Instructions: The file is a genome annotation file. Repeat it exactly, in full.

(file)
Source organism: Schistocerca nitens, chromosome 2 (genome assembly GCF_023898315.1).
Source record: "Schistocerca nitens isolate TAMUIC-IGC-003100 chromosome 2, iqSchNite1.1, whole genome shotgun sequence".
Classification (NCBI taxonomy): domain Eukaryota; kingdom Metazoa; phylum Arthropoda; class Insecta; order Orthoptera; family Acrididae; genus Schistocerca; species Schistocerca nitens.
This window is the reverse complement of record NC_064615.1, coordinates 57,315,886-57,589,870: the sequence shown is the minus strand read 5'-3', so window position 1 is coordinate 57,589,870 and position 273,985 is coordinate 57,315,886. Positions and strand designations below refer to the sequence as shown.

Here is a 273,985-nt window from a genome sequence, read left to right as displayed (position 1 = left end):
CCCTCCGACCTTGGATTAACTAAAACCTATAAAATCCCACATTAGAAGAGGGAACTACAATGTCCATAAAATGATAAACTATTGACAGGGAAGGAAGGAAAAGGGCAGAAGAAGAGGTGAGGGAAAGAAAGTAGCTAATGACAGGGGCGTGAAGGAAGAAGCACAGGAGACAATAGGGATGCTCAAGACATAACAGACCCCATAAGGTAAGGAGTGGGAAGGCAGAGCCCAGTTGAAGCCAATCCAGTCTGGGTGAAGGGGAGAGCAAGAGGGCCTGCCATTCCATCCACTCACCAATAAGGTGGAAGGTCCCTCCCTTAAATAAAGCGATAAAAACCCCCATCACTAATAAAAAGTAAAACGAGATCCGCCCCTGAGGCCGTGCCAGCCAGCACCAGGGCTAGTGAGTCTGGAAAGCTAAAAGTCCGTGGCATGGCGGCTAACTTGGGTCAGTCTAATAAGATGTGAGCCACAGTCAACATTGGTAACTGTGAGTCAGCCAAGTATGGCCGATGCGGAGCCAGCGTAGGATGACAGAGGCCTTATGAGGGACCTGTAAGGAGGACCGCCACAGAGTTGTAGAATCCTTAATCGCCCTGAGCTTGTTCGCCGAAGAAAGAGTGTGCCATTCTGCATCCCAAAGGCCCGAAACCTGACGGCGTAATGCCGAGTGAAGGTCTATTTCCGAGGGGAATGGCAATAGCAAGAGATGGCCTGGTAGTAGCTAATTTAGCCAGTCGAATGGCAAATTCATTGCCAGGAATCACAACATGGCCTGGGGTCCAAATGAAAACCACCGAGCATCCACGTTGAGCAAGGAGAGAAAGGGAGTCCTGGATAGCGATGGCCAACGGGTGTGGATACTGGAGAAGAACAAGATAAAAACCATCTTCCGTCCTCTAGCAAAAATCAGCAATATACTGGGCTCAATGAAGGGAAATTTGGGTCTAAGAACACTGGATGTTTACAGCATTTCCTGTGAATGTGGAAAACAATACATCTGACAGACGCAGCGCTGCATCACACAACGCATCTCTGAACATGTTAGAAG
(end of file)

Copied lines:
Source organism: Schistocerca nitens, chromosome 2 (genome assembly GCF_023898315.1).
Source record: "Schistocerca nitens isolate TAMUIC-IGC-003100 chromosome 2, iqSchNite1.1, whole genome shotgun sequence".
Classification (NCBI taxonomy): domain Eukaryota; kingdom Metazoa; phylum Arthropoda; class Insecta; order Orthoptera; family Acrididae; genus Schistocerca; species Schistocerca nitens.
This window is the reverse complement of record NC_064615.1, coordinates 57,315,886-57,589,870: the sequence shown is the minus strand read 5'-3', so window position 1 is coordinate 57,589,870 and position 273,985 is coordinate 57,315,886. Positions and strand designations below refer to the sequence as shown.

Here is a 273,985-nt window from a genome sequence, read left to right as displayed (position 1 = left end):
CCCTCCGACCTTGGATTAACTAAAACCTATAAAATCCCACATTAGAAGAGGGAACTACAATGTCCATAAAATGATAAACTATTGACAGGGAAGGAAGGAAAAGGGCAGAAGAAGAGGTGAGGGAAAGAAAGTAGCTAATGACAGGGGCGTGAAGGAAGAAGCACAGGAGACAATAGGGATGCTCAAGACATAACAGACCCCATAAGGTAAGGAGTGGGAAGGCAGAGCCCAGTTGAAGCCAATCCAGTCTGGGTGAAGGGGAGAGCAAGAGGGCCTGCCATTCCATCCACTCACCAATAAGGTGGAAGGTCCCTCCCTTAAATAAAGCGATAAAAACCCCCATCACTAATAAAAAGTAAAACGAGATCCGCCCCTGAGGCCGTGCCAGCCAGCACCAGGGCTAGTGAGTCTGGAAAGCTAAAAGTCCGTGGCATGGCGGCTAACTTGGGTCAGTCTAATAAGATGTGAGCCACAGTCAACATTGGTAACTGTGAGTCAGCCAAGTATGGCCGATGCGGAGCCAGCGTAGGATGACAGAGGCCTTATGAGGGACCTGTAAGGAGGACCGCCACAGAGTTGTAGAATCCTTAATCGCCCTGAGCTTGTTCGCCGAAGAAAGAGTGTGCCATTCTGCATCCCAAAGGCCCGAAACCTGACGGCGTAATGCCGAGTGAAGGTCTATTTCCGAGGGGAATGGCAATAGCAAGAGATGGCCTGGTAGTAGCTAATTTAGCCAGTCGAATGGCAAATTCATTGCCAGGAATCACAACATGGCCTGGGGTCCAAATGAAAACCACCGAGCATCCACGTTGAGCAAGGAGAGAAAGGGAGTCCTGGATAGCGATGGCCAACGGGTGTGGATACTGGAGAAGAACAAGATAAAAACCATCTTCCGTCCTCTAGCAAAAATCAGCAATATACTGGGCTCAATGAAGGGAAATTTGGGTCTAAGAACACTGGATGTTTACAGCATTTCCTGTGAATGTGGAAAACAATACATCTGACAGACGCAGCGCTGCATCACACAACGCATCTCTGAACATGTTAGAAG